The Department of Homeland Security says the number of attacks on U.S. infrastructures has been attacked countless times over the past thirty six months – and the attacks are coming far more often and in more aggressive manners.
The Industrial Control Systems Cyber Emergency Response Team (ICS-CERT) reports attacks are on the rise not only on government systems, but any American server. This includes the websites linked to the nation’s power grid, water filtration facilities and even nuclear facilities.
The agency reports there were nearly 200 reported incidents in 2011. In 2009, there were just nine attempted attacks. So aggressive are the attacks that cyber emergency response teams traveled to nearly twenty of attack sites so that they could gather evidence for analysis. From “spear phising” to the classic virus, the code is becoming increasingly sophisticated.
Spear-phishing is designed to corrupt an entire computer system with hundreds or even thousands of “malicious attachments”. Once a hacker has access to sensitive information, including individual credit card numbers, bank information and social security numbers, the potential for devastation is high.
In the case of one nuclear facility, a USB drive was found and is believed to be the “ground zero”. An employee had used the drive to download massive amounts of information on to his computer. Because malware was written into at least one of those files, DHS said, it then spread to at least one hundred off site hosts. The report then outlined various trends that many hackers use with great success. Some include swaying an employee to do the work on the “inside”, usually by exposing the network for the attack to occur.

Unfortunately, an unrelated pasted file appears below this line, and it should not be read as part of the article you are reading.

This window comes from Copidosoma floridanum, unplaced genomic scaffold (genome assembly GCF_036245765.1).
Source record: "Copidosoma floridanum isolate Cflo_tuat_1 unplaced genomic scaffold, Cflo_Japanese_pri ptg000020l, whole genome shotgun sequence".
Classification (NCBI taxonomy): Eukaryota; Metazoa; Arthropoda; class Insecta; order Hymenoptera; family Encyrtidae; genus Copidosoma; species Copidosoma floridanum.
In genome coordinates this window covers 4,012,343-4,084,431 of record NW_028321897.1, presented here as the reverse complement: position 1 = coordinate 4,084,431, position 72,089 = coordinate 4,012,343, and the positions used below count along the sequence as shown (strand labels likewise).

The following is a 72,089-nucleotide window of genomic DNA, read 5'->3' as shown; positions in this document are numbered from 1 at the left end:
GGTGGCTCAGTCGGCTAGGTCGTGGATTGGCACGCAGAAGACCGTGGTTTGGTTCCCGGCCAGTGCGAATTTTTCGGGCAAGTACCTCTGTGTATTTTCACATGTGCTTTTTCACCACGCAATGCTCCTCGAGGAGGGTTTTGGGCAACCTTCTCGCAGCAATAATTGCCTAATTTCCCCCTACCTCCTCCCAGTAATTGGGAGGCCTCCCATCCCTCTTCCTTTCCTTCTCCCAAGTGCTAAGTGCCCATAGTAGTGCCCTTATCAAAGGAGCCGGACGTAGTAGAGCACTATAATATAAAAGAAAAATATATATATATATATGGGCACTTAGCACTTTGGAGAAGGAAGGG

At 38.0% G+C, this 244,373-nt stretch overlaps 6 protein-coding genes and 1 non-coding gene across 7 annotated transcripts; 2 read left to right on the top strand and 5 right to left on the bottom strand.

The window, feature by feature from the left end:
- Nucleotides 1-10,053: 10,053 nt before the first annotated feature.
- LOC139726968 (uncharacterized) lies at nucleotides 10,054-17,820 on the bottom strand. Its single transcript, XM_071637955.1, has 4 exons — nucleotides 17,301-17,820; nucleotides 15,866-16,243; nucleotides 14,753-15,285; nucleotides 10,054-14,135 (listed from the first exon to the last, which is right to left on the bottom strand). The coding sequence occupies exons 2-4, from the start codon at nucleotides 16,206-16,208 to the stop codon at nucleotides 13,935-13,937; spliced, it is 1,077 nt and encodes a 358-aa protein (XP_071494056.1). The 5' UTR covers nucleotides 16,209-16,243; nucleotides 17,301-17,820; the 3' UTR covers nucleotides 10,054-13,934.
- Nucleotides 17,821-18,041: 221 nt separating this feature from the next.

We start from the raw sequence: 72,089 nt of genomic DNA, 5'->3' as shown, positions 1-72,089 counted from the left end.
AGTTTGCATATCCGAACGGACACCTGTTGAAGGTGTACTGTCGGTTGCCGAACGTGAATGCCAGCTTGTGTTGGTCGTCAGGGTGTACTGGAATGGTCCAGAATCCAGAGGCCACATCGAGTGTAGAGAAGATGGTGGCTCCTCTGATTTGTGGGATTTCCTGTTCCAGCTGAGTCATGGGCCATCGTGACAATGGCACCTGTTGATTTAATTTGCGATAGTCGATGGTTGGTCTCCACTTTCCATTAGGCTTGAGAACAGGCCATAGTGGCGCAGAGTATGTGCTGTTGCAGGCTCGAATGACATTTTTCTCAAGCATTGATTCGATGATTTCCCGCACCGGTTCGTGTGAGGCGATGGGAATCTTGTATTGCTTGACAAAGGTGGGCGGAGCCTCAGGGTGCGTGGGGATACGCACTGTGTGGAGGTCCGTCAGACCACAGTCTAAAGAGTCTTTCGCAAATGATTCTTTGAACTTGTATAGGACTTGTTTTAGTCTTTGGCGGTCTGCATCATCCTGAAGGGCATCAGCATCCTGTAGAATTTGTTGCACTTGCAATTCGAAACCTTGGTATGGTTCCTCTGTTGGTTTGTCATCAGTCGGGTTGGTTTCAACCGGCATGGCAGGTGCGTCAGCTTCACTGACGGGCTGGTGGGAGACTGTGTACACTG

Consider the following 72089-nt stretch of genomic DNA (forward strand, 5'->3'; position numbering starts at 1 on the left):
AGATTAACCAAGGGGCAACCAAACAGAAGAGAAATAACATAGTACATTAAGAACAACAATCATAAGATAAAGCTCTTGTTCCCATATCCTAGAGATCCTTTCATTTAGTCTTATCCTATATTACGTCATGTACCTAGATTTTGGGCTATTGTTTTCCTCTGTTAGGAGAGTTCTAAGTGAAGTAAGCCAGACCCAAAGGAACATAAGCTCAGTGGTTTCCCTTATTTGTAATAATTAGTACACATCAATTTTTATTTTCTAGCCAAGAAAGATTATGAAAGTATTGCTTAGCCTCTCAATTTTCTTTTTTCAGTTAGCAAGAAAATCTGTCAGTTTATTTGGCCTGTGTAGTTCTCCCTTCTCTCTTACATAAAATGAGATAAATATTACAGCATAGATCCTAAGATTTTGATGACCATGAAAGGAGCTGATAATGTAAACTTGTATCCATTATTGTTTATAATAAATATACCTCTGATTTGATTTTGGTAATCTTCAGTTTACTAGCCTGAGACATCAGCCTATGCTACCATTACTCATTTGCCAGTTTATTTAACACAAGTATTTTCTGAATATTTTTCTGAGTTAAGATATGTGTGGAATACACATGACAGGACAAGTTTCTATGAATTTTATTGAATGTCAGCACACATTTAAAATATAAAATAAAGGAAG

The Department of Homeland Security sees the rise in the number of reported events as a sign that businesses are trusting the government more when it comes to allowing federal investigators to access their systems. “Incident response is an essential part of cybersecurity,” said DHS spokesman Peter Boogaard.
DHS has made a consistent effort to work with public and private sector partners to develop trusted relationships and help asset owners and operators establish policies and controls that prevent incidents. The number of incidents reported to DHS’s ICS-CERT has increased partly due to this increased communication.
Meanwhile, the debate over the public-private partnership remains quite controversial in D.C. Lawmakers have sought to better define legislation that would make it more difficult, via acceptable minimum security standards, for companies that operate critical infrastructure systems.
The Republicans want voluntary exchanges of information between the private sector and the government while one bipartisan bill backed by Senators Joe Lieberman and Susan Collins would require companies to prove to the government that minimum security standards are in place. It would also require companies to make that information available for the purposes of government audits.